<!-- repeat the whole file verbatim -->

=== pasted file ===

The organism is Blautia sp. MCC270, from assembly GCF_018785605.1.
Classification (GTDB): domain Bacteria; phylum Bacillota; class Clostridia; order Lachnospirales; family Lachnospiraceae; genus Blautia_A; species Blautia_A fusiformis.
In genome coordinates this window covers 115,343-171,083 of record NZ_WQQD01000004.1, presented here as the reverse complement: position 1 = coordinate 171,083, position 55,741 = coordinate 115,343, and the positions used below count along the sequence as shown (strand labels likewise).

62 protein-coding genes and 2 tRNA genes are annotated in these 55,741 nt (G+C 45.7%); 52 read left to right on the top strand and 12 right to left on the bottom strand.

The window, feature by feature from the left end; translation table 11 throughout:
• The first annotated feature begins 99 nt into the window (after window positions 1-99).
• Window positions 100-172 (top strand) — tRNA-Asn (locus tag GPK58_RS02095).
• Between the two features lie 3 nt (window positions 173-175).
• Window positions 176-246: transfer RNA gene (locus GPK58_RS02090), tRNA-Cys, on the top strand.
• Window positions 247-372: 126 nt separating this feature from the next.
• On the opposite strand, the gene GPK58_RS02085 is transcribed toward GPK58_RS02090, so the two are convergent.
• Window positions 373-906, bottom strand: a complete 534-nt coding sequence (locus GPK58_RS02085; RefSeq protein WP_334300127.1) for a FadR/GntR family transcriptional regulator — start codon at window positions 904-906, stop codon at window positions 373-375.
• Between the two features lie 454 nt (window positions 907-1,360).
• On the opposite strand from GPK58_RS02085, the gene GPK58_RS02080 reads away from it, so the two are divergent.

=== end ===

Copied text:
The organism is Blautia sp. MCC270, from assembly GCF_018785605.1.
Classification (GTDB): domain Bacteria; phylum Bacillota; class Clostridia; order Lachnospirales; family Lachnospiraceae; genus Blautia_A; species Blautia_A fusiformis.
In genome coordinates this window covers 115,343-171,083 of record NZ_WQQD01000004.1, presented here as the reverse complement: position 1 = coordinate 171,083, position 55,741 = coordinate 115,343, and the positions used below count along the sequence as shown (strand labels likewise).

62 protein-coding genes and 2 tRNA genes are annotated in these 55,741 nt (G+C 45.7%); 52 read left to right on the top strand and 12 right to left on the bottom strand.

The window, feature by feature from the left end; translation table 11 throughout:
• The first annotated feature begins 99 nt into the window (after window positions 1-99).
• Window positions 100-172 (top strand) — tRNA-Asn (locus tag GPK58_RS02095).
• Between the two features lie 3 nt (window positions 173-175).
• Window positions 176-246: transfer RNA gene (locus GPK58_RS02090), tRNA-Cys, on the top strand.
• Window positions 247-372: 126 nt separating this feature from the next.
• On the opposite strand, the gene GPK58_RS02085 is transcribed toward GPK58_RS02090, so the two are convergent.
• Window positions 373-906, bottom strand: a complete 534-nt coding sequence (locus GPK58_RS02085; RefSeq protein WP_334300127.1) for a FadR/GntR family transcriptional regulator — start codon at window positions 904-906, stop codon at window positions 373-375.
• Between the two features lie 454 nt (window positions 907-1,360).
• On the opposite strand from GPK58_RS02085, the gene GPK58_RS02080 reads away from it, so the two are divergent.